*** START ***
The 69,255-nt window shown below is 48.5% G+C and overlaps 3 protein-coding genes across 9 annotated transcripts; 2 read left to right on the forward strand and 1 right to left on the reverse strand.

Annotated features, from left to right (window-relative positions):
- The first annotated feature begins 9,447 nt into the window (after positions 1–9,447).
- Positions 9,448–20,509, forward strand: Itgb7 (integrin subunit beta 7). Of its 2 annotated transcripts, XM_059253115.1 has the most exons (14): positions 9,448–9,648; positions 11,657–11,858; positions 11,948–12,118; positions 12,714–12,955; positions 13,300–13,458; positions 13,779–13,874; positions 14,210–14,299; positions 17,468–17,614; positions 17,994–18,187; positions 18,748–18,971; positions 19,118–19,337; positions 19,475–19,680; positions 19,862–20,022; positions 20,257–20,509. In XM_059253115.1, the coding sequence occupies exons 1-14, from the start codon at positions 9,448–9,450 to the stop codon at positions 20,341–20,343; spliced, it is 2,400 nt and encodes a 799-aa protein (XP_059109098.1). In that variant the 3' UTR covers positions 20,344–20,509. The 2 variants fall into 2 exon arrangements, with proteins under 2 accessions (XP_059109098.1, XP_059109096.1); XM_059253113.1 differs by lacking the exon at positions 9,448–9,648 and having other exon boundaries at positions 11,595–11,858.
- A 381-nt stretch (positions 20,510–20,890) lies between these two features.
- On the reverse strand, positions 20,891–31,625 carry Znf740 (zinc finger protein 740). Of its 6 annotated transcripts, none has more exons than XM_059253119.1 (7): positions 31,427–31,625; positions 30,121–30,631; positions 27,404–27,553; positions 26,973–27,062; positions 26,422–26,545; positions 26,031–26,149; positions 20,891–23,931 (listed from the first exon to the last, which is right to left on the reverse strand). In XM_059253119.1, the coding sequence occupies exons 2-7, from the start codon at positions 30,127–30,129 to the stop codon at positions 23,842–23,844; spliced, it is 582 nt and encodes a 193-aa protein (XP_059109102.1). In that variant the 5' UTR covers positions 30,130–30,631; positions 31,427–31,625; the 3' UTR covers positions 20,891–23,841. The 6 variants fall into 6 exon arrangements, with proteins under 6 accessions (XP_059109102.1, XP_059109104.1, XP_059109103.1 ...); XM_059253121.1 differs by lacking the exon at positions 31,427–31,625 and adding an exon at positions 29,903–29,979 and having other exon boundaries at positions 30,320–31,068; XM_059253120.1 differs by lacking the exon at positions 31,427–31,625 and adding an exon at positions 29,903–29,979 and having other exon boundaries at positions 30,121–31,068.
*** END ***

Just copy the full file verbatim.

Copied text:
The 69,255-nt window shown below is 48.5% G+C and overlaps 3 protein-coding genes across 9 annotated transcripts; 2 read left to right on the forward strand and 1 right to left on the reverse strand.

Annotated features, from left to right (window-relative positions):
- The first annotated feature begins 9,447 nt into the window (after positions 1–9,447).
- Positions 9,448–20,509, forward strand: Itgb7 (integrin subunit beta 7). Of its 2 annotated transcripts, XM_059253115.1 has the most exons (14): positions 9,448–9,648; positions 11,657–11,858; positions 11,948–12,118; positions 12,714–12,955; positions 13,300–13,458; positions 13,779–13,874; positions 14,210–14,299; positions 17,468–17,614; positions 17,994–18,187; positions 18,748–18,971; positions 19,118–19,337; positions 19,475–19,680; positions 19,862–20,022; positions 20,257–20,509. In XM_059253115.1, the coding sequence occupies exons 1-14, from the start codon at positions 9,448–9,450 to the stop codon at positions 20,341–20,343; spliced, it is 2,400 nt and encodes a 799-aa protein (XP_059109098.1). In that variant the 3' UTR covers positions 20,344–20,509. The 2 variants fall into 2 exon arrangements, with proteins under 2 accessions (XP_059109098.1, XP_059109096.1); XM_059253113.1 differs by lacking the exon at positions 9,448–9,648 and having other exon boundaries at positions 11,595–11,858.
- A 381-nt stretch (positions 20,510–20,890) lies between these two features.
- On the reverse strand, positions 20,891–31,625 carry Znf740 (zinc finger protein 740). Of its 6 annotated transcripts, none has more exons than XM_059253119.1 (7): positions 31,427–31,625; positions 30,121–30,631; positions 27,404–27,553; positions 26,973–27,062; positions 26,422–26,545; positions 26,031–26,149; positions 20,891–23,931 (listed from the first exon to the last, which is right to left on the reverse strand). In XM_059253119.1, the coding sequence occupies exons 2-7, from the start codon at positions 30,127–30,129 to the stop codon at positions 23,842–23,844; spliced, it is 582 nt and encodes a 193-aa protein (XP_059109102.1). In that variant the 5' UTR covers positions 30,130–30,631; positions 31,427–31,625; the 3' UTR covers positions 20,891–23,841. The 6 variants fall into 6 exon arrangements, with proteins under 6 accessions (XP_059109102.1, XP_059109104.1, XP_059109103.1 ...); XM_059253121.1 differs by lacking the exon at positions 31,427–31,625 and adding an exon at positions 29,903–29,979 and having other exon boundaries at positions 30,320–31,068; XM_059253120.1 differs by lacking the exon at positions 31,427–31,625 and adding an exon at positions 29,903–29,979 and having other exon boundaries at positions 30,121–31,068.